What is an ETF? — Part 5: Know Your Holdings

March 30th at 8:32am by Tom Lydon

Exchange traded funds continue to increase in number and popularity, growing to one of the most commonly traded securities on the stock exchange as both institutional and the average retail investor gain greater access to broad or specialized market exposure. Yet many individuals are unfamiliar with ETFs’ inner workings. In this ongoing series, we hope to address your questions and help shed light on the investment vehicle. [What is an ETF? — Part 4: In-Kind Creations and Redemptions]

With over 1,400 exchange traded products on the market, it is not surprising that fund providers have similar products that cover the same segment of the market. However, every fund is different, and investors should be aware that ETFs with similar monikers don’t always trade alike.

Information on ETFs is readily available to any investor. Given the ETFs’ highly transparent nature, specific fund holdings and allocations are outlined on each ETF providers websites.

Fund providers usually use a sampling technique to determine an ETF’s holdings. Instead of perfectly replicating an ETF’s underlying benchmark index, the fund will hold a fraction of securities found within the original index. This is mainly determined by individualistic management styles and preferences.

For instance, the iShares MSCI Emerging Markets Index Fund (NYSEArca: EEM) and Vanguard MSCI Emerging Markets ETF (NYSEArca: VWO) both track the MSCI Emerging Markets Index. However, EEM has gained 13.07% year-to-date, whereas VWO has increased 13.36% year-to-date. Over the past 5-years, EEM is up 3.73% and VWO is 4.44% higher.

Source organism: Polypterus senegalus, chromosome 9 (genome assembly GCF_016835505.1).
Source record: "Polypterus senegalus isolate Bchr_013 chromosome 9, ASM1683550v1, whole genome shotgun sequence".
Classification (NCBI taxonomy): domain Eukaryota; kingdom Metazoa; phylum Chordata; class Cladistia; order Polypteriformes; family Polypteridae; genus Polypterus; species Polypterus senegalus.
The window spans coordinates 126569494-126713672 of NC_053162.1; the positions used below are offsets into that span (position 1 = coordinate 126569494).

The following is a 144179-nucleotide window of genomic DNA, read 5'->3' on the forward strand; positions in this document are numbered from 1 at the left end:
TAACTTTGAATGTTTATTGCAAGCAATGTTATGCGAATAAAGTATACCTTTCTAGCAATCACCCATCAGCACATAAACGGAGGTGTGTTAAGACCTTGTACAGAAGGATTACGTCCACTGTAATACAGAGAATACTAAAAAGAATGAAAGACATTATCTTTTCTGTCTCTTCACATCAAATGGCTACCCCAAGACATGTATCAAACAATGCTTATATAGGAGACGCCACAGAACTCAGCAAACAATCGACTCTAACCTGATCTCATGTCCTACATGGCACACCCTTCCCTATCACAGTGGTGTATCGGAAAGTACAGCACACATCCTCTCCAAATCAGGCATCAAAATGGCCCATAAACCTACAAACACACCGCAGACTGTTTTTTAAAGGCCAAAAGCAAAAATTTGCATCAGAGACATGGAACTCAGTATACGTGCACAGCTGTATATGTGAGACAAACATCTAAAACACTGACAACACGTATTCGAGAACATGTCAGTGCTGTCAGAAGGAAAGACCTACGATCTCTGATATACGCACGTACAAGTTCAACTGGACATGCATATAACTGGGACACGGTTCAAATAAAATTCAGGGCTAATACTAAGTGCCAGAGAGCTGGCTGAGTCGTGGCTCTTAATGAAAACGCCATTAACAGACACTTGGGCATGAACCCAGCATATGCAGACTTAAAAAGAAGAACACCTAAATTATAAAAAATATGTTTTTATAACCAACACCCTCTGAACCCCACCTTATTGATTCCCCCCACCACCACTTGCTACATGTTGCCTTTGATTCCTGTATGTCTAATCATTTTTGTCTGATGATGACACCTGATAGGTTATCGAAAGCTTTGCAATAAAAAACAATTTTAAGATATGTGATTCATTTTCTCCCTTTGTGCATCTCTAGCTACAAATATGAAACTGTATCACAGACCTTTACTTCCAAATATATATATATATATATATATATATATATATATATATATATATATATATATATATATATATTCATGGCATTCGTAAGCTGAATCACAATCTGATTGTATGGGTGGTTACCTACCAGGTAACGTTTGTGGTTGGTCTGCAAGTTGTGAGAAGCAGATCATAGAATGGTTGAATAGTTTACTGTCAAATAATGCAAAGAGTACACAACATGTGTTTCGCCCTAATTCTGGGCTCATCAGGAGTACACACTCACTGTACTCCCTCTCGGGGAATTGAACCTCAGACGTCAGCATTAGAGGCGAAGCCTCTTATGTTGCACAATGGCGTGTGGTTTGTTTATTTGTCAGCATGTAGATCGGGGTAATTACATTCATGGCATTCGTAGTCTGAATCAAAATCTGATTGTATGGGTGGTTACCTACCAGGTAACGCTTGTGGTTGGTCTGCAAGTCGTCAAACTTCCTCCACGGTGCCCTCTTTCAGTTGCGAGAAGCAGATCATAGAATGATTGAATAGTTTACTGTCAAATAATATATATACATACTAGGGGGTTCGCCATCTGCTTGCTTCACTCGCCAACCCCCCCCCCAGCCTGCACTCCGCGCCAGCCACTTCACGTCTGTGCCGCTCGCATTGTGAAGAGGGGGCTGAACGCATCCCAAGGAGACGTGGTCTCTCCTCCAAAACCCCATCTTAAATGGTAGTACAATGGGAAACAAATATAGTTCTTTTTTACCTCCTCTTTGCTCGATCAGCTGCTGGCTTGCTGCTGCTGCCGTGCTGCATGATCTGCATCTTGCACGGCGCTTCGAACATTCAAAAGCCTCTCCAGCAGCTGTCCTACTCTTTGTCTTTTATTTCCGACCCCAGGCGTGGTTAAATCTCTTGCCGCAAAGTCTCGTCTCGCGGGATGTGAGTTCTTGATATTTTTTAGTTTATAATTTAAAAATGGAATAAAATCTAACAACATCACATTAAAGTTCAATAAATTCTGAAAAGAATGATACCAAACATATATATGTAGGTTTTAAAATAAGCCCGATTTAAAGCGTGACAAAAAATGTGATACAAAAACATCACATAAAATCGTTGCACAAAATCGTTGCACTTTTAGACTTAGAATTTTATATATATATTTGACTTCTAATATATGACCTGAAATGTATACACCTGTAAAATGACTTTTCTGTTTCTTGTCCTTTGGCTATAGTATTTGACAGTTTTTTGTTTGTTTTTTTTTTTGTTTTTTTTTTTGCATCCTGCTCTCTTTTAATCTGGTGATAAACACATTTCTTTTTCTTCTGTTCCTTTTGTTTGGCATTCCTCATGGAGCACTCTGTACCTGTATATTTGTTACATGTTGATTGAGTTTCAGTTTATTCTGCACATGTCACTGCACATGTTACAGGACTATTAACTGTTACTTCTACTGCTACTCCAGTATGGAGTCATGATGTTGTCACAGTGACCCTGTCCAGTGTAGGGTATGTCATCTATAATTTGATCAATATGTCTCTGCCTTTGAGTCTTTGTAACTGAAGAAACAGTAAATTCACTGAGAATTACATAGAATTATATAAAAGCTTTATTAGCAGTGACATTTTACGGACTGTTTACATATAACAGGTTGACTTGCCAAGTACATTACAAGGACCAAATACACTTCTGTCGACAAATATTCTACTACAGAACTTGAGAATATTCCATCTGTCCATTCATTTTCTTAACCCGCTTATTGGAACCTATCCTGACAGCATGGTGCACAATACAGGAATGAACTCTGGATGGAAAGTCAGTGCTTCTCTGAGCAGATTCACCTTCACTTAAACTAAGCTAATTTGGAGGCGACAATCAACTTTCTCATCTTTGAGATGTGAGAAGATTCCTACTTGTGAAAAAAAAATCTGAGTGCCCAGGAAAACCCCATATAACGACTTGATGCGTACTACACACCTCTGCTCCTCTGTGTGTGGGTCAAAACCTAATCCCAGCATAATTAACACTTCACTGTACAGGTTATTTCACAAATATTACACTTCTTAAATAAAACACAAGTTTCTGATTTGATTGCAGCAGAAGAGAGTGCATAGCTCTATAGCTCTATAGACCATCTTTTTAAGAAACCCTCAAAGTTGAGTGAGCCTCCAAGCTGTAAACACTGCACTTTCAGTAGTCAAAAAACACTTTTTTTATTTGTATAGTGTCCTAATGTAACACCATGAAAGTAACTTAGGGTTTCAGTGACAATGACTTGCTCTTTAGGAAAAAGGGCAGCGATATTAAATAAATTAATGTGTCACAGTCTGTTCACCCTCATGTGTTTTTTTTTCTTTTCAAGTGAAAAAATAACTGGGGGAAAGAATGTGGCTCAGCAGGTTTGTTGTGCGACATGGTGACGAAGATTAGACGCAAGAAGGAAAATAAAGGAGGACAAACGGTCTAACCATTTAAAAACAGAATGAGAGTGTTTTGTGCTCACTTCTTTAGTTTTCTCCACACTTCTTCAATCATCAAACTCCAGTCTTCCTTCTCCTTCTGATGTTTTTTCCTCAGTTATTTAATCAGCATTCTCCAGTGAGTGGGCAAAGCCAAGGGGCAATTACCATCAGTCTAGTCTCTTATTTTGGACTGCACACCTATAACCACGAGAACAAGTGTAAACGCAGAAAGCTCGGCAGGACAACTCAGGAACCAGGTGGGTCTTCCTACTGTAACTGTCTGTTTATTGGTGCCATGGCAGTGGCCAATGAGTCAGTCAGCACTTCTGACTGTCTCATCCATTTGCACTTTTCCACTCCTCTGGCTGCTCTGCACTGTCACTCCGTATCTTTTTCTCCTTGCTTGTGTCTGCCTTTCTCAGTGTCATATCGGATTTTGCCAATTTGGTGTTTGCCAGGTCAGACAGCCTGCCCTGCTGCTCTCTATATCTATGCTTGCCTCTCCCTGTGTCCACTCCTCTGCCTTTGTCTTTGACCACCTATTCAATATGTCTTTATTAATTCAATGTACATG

Among other things, holdings play a large role in the funds’ performances. Slight variations may cause funds to exhibit diverging performances.

The iShares EEM ETF includes 836 holdings; Samsung Electronics, Gazprom and Chinmobile are the top three allocations; and its top ten holdings account for about 16% of the overall fund. Top country allocations include China 16.7%, South Korea 15.0%, Brazil 15.0%, Taiwan 11.1%, South Africa 7.5%, Russia 6.7%, India 6.4%, Mexico 4.6%, Malaysia 3.3% and Indonesia 2.7%.

In comparison, the Vanguard VWO ETF has 907 holdings; Samsung Electronics, Petroleo Brasileiro and Vale are the top three allocations; and its top ten securities make up 18.9% of the fund. Top country allocations include China 17.6%, Brazil 16.3%, South Korea 13.7%, Taiwan 11.2%, South Africa 7.5%, Russia 7.4%, India 7.2%, Mexico 4.6%, Malaysia 3.0% and Indonesia 2.3%.

The differences between company, country or sector weightings don’t make one ETF better than another. It is a question of what works better within your overall portfolio and what you are more comfortable with. Potential investors should take the time to examine holdings, stricture and goals of any ETF investment for the time frame you have in mind.

For more stories in the series, visit our “What is an ETF?” category.

Max Chen contributed to this article.

The opinions and forecasts expressed herein are solely those of Tom Lydon, and may not actually come to pass. Information on this site should not be used or construed as an offer to sell, a solicitation of an offer to buy, or a recommendation for any product.

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